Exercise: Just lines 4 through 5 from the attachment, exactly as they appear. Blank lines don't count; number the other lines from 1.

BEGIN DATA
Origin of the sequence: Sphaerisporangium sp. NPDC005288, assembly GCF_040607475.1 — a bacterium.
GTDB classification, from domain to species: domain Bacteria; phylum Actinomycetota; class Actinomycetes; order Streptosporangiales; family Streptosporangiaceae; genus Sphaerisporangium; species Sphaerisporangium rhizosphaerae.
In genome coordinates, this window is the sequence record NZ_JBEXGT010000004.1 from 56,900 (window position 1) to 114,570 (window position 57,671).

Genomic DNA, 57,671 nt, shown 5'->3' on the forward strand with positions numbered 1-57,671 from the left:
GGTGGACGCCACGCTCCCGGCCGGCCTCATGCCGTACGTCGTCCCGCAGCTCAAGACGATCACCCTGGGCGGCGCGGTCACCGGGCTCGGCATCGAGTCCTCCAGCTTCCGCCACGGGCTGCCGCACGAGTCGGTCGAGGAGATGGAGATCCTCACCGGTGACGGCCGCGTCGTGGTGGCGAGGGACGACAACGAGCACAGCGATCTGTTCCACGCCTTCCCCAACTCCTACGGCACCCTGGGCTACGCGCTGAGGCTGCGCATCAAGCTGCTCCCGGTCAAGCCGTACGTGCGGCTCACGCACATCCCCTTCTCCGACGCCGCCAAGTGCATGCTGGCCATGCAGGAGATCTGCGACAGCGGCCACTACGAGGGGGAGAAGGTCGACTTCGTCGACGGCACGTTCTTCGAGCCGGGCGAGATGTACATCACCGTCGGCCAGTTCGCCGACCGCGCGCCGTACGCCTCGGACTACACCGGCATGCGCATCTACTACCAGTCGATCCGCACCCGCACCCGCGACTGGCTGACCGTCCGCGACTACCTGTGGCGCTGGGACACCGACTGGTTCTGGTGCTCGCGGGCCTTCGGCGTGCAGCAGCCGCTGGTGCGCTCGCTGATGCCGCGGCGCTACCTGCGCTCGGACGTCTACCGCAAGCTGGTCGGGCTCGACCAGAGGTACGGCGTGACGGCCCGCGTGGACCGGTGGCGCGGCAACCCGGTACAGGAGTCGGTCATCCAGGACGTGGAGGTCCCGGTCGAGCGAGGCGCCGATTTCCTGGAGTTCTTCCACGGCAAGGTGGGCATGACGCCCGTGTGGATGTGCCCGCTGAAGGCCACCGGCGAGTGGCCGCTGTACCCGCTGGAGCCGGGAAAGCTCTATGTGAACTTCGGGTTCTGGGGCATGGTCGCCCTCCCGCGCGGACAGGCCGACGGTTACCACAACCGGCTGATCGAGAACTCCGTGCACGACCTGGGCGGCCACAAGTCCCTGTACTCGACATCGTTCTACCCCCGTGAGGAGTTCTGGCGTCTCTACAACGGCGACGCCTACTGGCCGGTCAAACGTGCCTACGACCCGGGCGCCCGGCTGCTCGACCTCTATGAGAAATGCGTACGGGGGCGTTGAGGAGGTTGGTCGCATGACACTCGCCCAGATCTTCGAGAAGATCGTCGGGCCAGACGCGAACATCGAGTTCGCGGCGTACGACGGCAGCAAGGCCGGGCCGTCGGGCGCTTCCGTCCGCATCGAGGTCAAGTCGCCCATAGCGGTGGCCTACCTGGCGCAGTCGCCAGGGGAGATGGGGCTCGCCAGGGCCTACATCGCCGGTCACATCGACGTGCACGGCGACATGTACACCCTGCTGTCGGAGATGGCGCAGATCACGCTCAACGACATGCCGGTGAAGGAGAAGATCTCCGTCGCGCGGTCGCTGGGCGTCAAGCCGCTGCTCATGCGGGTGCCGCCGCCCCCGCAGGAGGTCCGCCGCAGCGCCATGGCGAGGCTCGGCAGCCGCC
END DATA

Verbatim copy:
Genomic DNA, 57,671 nt, shown 5'->3' on the forward strand with positions numbered 1-57,671 from the left:
GGTGGACGCCACGCTCCCGGCCGGCCTCATGCCGTACGTCGTCCCGCAGCTCAAGACGATCACCCTGGGCGGCGCGGTCACCGGGCTCGGCATCGAGTCCTCCAGCTTCCGCCACGGGCTGCCGCACGAGTCGGTCGAGGAGATGGAGATCCTCACCGGTGACGGCCGCGTCGTGGTGGCGAGGGACGACAACGAGCACAGCGATCTGTTCCACGCCTTCCCCAACTCCTACGGCACCCTGGGCTACGCGCTGAGGCTGCGCATCAAGCTGCTCCCGGTCAAGCCGTACGTGCGGCTCACGCACATCCCCTTCTCCGACGCCGCCAAGTGCATGCTGGCCATGCAGGAGATCTGCGACAGCGGCCACTACGAGGGGGAGAAGGTCGACTTCGTCGACGGCACGTTCTTCGAGCCGGGCGAGATGTACATCACCGTCGGCCAGTTCGCCGACCGCGCGCCGTACGCCTCGGACTACACCGGCATGCGCATCTACTACCAGTCGATCCGCACCCGCACCCGCGACTGGCTGACCGTCCGCGACTACCTGTGGCGCTGGGACACCGACTGGTTCTGGTGCTCGCGGGCCTTCGGCGTGCAGCAGCCGCTGGTGCGCTCGCTGATGCCGCGGCGCTACCTGCGCTCGGACGTCTACCGCAAGCTGGTCGGGCTCGACCAGAGGTACGGCGTGACGGCCCGCGTGGACCGGTGGCGCGGCAACCCGGTACAGGAGTCGGTCATCCAGGACGTGGAGGTCCCGGTCGAGCGAGGCGCCGATTTCCTGGAGTTCTTCCACGGCAAGGTGGGCATGACGCCCGTGTGGATGTGCCCGCTGAAGGCCACCGGCGAGTGGCCGCTGTACCCGCTGGAGCCGGGAAAGCTCTATGTGAACTTCGGGTTCTGGGGCATGGTCGCCCTCCCGCGCGGACAGGCCGACGGTTACCACAACCGGCTGATCGAGAACTCCGTGCACGACCTGGGCGGCCACAAGTCCCTGTACTCGACATCGTTCTACCCCCGTGAGGAGTTCTGGCGTCTCTACAACGGCGACGCCTACTGGCCGGTCAAACGTGCCTACGACCCGGGCGCCCGGCTGCTCGACCTCTATGAGAAATGCGTACGGGGGCGTTGAGGAGGTTGGTCGCATGACACTCGCCCAGATCTTCGAGAAGATCGTCGGGCCAGACGCGAACATCGAGTTCGCGGCGTACGACGGCAGCAAGGCCGGGCCGTCGGGCGCTTCCGTCCGCATCGAGGTCAAGTCGCCCATAGCGGTGGCCTACCTGGCGCAGTCGCCAGGGGAGATGGGGCTCGCCAGGGCCTACATCGCCGGTCACATCGACGTGCACGGCGACATGTACACCCTGCTGTCGGAGATGGCGCAGATCACGCTCAACGACATGCCGGTGAAGGAGAAGATCTCCGTCGCGCGGTCGCTGGGCGTCAAGCCGCTGCTCATGCGGGTGCCGCCGCCCCCGCAGGAGGTCCGCCGCAGCGCCATGGCGAGGCTCGGCAGCCGCC